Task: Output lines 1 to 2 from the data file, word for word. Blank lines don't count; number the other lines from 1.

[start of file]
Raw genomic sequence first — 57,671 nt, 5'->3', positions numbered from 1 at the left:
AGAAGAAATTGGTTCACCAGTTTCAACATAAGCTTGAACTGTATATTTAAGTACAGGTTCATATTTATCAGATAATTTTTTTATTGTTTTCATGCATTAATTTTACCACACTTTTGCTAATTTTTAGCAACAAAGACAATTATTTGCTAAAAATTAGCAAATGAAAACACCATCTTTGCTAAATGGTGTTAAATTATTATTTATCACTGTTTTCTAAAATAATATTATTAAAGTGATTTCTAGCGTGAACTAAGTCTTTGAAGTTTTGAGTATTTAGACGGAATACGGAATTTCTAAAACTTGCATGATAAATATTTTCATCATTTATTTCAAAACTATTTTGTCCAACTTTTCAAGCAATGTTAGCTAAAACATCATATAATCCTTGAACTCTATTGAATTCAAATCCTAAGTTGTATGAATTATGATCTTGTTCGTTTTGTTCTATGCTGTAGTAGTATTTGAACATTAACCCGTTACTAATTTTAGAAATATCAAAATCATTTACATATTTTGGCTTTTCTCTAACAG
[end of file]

Raw genomic sequence first — 57,671 nt, 5'->3', positions numbered from 1 at the left:
AGAAGAAATTGGTTCACCAGTTTCAACATAAGCTTGAACTGTATATTTAAGTACAGGTTCATATTTATCAGATAATTTTTTTATTGTTTTCATGCATTAATTTTACCACACTTTTGCTAATTTTTAGCAACAAAGACAATTATTTGCTAAAAATTAGCAAATGAAAACACCATCTTTGCTAAATGGTGTTAAATTATTATTTATCACTGTTTTCTAAAATAATATTATTAAAGTGATTTCTAGCGTGAACTAAGTCTTTGAAGTTTTGAGTATTTAGACGGAATACGGAATTTCTAAAACTTGCATGATAAATATTTTCATCATTTATTTCAAAACTATTTTGTCCAACTTTTCAAGCAATGTTAGCTAAAACATCATATAATCCTTGAACTCTATTGAATTCAAATCCTAAGTTGTATGAATTATGATCTTGTTCGTTTTGTTCTATGCTGTAGTAGTATTTGAACATTAACCCGTTACTAATTTTAGAAATATCAAAATCATTTACATATTTTGGCTTTTCTCTAACAG